described to his children, the piercing rattle of the giant castinets
[sic], the roar and crash of artillery, the screaming of the trees, the
furious rush of the rain. Robert Hamilton thought it was a battlepiece,
but involuntarily he lifted his hat. As the wonderful music finished
with the distant roar of the storm's last revolutions, Hamilton turned
to his cousin with the cynicism gone from his face and his eyes
sparkling with pride and happiness.

"What do I care for Burr?" he exclaimed. "Or for Jefferson? Has any man
ever had a home, a family, like mine? Let them do their worst. Beyond
that door they cannot go."

"Burr can put a bullet into you, sir," said Robert Hamilton, soberly.
"And he is just the man to do it. Jefferson is too great a coward. For
God's sake be warned in time."

Hamilton laughed and ran up the stoop. His wife was in the drawing-room
with Angelica, who was white and excited after the fever of composition.
Mrs. Hamilton, too, was pale, for she had heard the news. But mettle had
been bred in her, and her spirits never dropped before public
misfortune. She had altered little in the last seven years. In spite of
her seven children her figure was as slim as in her girlhood, her hair
was as black, her skin retained its old union of amber and claret. The
lingering girlishness in her face had departed after a memorable
occasion, but her prettiness had gained in intellect and character;
piquant and roguish, at times, as it still was. It was seven years since
she had applied her clever brain to politics and public affairs
generally--finance excepting--and with such unwearied persistence that
Hamilton had never had another excuse to seek companionship elsewhere.
Moreover, she had returned to her former care of his papers, she
encouraged him to read to her whatever he wrote, and was necessary to
him in all ways. She loved him to the point of idolatry, but she kept
her eye on him, nevertheless, and he wandered no more. When he could not
accompany her to Saratoga in summer, she sent the children with one of
her sisters, and remained with him, no matter what the temperature, or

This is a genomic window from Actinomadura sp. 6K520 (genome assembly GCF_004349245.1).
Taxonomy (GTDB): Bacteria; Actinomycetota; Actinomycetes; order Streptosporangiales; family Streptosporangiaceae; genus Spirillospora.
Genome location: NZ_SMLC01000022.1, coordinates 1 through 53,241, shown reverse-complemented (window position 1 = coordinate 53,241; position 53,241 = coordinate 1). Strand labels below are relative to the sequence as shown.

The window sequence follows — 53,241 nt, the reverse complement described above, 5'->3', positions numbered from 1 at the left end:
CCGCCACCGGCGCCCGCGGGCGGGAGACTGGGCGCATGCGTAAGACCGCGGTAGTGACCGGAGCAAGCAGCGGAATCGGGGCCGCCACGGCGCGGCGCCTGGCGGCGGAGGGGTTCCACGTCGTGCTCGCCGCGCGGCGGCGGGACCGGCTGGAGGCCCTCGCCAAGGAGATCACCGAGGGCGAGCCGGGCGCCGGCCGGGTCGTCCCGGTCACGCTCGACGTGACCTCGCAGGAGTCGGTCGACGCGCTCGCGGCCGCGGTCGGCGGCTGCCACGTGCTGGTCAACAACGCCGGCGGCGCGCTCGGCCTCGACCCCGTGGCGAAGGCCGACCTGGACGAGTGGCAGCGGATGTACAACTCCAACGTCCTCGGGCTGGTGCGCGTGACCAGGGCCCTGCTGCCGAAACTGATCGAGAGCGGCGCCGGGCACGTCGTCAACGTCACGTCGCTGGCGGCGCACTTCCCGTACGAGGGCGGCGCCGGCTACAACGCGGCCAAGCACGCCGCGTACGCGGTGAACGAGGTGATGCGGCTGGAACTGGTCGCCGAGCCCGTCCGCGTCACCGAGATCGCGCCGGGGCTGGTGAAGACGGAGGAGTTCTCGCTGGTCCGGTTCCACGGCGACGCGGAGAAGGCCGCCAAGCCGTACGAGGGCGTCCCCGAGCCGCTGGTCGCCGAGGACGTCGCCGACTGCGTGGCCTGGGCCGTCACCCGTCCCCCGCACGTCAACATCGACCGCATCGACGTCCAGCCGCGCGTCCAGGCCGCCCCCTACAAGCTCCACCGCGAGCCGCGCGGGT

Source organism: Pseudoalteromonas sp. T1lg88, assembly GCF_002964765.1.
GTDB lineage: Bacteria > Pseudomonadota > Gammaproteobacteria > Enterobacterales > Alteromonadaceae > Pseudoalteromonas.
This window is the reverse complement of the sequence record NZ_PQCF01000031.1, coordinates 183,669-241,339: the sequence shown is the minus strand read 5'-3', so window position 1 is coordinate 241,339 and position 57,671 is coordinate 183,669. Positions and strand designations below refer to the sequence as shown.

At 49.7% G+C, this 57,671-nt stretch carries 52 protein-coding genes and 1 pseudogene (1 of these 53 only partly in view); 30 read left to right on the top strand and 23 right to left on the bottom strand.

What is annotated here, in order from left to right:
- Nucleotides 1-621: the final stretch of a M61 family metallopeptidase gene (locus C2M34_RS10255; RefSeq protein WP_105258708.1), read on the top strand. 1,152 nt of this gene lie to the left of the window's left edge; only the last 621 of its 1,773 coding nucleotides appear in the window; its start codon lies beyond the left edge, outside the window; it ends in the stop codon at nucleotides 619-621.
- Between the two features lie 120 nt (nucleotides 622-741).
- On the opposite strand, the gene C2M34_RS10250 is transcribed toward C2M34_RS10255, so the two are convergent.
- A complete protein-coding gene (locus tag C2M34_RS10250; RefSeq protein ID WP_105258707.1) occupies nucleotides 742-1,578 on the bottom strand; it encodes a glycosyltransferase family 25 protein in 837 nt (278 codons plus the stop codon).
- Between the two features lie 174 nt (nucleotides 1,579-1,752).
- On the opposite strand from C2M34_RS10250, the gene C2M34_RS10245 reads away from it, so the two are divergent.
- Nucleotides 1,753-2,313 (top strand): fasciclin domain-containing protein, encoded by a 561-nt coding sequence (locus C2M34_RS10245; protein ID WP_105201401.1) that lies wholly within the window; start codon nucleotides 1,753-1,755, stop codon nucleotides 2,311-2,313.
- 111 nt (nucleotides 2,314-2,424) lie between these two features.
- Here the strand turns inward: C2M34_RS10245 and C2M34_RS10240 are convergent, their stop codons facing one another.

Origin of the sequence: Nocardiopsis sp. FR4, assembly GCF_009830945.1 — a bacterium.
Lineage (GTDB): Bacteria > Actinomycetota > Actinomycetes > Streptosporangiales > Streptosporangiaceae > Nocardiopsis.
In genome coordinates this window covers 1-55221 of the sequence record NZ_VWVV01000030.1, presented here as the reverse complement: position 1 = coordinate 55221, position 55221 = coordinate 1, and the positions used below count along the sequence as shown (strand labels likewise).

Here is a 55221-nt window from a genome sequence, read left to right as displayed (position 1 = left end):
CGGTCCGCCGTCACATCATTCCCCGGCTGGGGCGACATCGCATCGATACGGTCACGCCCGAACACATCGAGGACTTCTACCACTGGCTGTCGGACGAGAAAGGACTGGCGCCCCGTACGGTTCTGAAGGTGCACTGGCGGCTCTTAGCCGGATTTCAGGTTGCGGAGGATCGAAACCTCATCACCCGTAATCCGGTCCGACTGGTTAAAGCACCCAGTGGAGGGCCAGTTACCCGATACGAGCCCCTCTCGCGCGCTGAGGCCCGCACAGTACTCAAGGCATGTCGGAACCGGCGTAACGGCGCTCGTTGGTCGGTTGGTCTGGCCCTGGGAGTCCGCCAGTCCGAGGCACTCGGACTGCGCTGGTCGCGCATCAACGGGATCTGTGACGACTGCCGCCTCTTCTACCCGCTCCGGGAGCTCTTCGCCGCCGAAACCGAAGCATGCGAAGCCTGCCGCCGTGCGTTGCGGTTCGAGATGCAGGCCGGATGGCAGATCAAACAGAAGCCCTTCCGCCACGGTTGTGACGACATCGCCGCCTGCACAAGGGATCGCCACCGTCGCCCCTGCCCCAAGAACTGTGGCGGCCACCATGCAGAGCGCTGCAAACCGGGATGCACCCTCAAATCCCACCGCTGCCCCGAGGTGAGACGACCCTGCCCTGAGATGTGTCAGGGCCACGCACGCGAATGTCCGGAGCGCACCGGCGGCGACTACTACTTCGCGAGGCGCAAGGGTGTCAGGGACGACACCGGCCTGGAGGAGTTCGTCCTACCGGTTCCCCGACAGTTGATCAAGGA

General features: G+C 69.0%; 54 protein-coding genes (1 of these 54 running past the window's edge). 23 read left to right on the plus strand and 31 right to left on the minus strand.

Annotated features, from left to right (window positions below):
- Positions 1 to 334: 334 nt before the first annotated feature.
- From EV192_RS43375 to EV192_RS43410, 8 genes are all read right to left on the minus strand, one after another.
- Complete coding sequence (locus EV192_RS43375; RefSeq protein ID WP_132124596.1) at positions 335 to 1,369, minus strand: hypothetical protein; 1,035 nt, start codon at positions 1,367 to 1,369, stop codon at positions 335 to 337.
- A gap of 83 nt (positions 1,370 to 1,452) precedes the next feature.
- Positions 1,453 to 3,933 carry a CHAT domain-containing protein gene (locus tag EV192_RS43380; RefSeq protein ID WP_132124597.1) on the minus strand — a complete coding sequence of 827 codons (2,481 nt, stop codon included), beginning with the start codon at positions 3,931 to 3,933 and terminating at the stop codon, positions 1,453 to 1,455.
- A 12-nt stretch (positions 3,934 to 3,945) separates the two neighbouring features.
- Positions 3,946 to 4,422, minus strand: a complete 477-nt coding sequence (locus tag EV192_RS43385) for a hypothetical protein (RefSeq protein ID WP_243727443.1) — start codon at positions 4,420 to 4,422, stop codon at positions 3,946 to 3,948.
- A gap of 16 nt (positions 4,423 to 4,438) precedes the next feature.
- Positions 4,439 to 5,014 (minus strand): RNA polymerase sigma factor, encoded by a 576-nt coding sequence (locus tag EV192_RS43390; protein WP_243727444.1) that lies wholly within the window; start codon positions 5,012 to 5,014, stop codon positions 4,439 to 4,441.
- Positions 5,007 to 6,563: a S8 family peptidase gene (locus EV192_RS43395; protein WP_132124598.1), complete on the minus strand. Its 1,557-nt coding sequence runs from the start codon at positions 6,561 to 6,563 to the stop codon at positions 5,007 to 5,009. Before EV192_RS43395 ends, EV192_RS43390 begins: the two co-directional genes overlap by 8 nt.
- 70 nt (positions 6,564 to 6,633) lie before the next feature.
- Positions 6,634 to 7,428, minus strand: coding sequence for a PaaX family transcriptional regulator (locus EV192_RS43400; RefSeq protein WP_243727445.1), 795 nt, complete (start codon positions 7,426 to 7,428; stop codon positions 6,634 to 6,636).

the age of a baby. But she made herself so charming that if he suspected
the surveillance he was indifferent, and grateful for her companionship
and the intelligent quality of her sympathy. Elizabeth Hamilton never
was a brilliant woman, but she became a remarkably strong-minded and
sensible one. Femininely she was always adorable. Although relieved of
the heavier social duties since the resignation from the Cabinet,
Hamilton's fame and the popularity of both forced them into a prominent
position in New York society. They entertained constantly at dinner, and
during the past seven years many distinguished men besides Talleyrand
had sat at their hospitable board: Louis Philippe d'Orleans,--supported
for several years by Gouverneur Morris,--the Duc de Montpensier, the
Duke of Kent, John Singleton Copley, subsequently, so eminent as jurist
and statesman, Kosciusko, Count Niemcewicz, the novelist, poet,
dramatist, and historian, were but a few. All travellers of distinction
brought letters to Hamilton, for, not excepting Washington, he was to
Europeans the most prosilient of Americans. If there had been little
decrease of hard work during these years, there had been social and
domestic pleasures, and Hamilton could live in the one or the other with
equal thoroughness. He was very proud of his wife's youthful appearance,
and to-night he reproached her for losing so many hours of rest.

"Could anyone sleep in this racket?" she demanded, lightly. "You must be
worn out. Come into the dining room and have supper."

And they all enjoyed their excellent meal of hot oysters, and dismissed
politics until the morrow.


But if Hamilton consigned politics to oblivion at midnight and slept for
the few hours demanded by outraged nature, he plunged from the crystal
of his bath into their reeking blackness early in the morning. He had
laughed the night before, but he was in the worst of tempers as he shut
his study door behind him. For the first time in his life he was on a
battle-ground with no sensation of joy in the coming fight. The business
was too ugly and the prospect was almost certain defeat. Were the first
battle lost, he knew that a sharper engagement would immediately
succeed: his political foresight anticipated the tie, and he alone had a
consummate knowledge of the character of Burr. That the Republicans
would offer Burr the office of Vice-President was as positive as that
Jefferson would be their first and unanimous choice. Clinton and
Chancellor Livingston might be more distinguished men than the little
politician, but the first was in open opposition to Jefferson, and the
second was deaf. Burr's conquest of New York entitled him to reward, and
he would accept it and intrigue with every resource of his cunning and
address for the larger number of votes, regardless of the will of the
people. If the result were a tie, the Federals would incline to anybody
rather than Jefferson, and Hamilton would be obliged to throw into the
scale his great influence as leader of his party for the benefit of the
man he would gladly have attached to a fork and set to toast above the
coals of Hell. He had no score to settle with Burr, but to permit him to
become President of the United States would be a crime for which the
leader of the Federalist party would be held responsible. When the
inevitable moment came he should hand over the structure he had created
to the man who had desired to rend it from gable to foundation; both
because it was the will of the people and because Jefferson was the
safer man of the two.